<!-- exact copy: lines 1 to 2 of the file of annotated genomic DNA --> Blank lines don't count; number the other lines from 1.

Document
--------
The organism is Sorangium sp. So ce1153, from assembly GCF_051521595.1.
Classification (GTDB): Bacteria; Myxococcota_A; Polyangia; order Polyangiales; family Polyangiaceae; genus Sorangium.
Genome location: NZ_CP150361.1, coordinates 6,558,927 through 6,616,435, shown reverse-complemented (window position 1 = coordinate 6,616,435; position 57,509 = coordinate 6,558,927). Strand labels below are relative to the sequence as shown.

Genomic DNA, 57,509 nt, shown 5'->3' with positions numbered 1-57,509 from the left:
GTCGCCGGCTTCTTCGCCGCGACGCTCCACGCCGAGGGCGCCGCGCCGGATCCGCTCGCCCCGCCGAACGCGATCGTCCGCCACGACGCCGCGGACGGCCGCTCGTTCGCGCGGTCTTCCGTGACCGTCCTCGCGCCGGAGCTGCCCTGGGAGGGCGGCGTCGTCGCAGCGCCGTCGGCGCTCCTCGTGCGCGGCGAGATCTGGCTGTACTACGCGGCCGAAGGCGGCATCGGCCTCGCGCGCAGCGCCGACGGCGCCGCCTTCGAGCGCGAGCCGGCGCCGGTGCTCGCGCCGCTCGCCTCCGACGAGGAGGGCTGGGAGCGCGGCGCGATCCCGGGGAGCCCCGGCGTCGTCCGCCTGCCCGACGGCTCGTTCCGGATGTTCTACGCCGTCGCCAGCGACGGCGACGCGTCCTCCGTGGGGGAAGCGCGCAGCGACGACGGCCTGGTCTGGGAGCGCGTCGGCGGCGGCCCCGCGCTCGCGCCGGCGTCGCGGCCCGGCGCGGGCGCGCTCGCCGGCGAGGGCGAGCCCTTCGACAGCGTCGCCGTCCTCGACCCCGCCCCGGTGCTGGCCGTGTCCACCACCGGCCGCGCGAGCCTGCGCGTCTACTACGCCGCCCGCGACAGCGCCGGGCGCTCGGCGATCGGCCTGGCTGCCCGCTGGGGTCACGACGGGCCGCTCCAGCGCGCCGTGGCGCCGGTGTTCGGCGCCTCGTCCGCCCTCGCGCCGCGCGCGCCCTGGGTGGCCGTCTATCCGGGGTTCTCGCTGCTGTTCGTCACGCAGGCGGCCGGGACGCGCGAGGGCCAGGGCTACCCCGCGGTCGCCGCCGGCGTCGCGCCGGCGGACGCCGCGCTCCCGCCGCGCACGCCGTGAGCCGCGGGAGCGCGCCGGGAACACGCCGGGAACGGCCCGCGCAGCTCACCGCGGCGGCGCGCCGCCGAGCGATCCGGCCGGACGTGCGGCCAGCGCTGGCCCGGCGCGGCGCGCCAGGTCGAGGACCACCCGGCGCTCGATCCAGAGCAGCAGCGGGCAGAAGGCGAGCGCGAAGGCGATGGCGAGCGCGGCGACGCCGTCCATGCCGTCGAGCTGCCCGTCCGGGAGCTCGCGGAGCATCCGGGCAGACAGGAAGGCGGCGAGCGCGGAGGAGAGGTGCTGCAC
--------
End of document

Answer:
The organism is Sorangium sp. So ce1153, from assembly GCF_051521595.1.
Classification (GTDB): Bacteria; Myxococcota_A; Polyangia; order Polyangiales; family Polyangiaceae; genus Sorangium.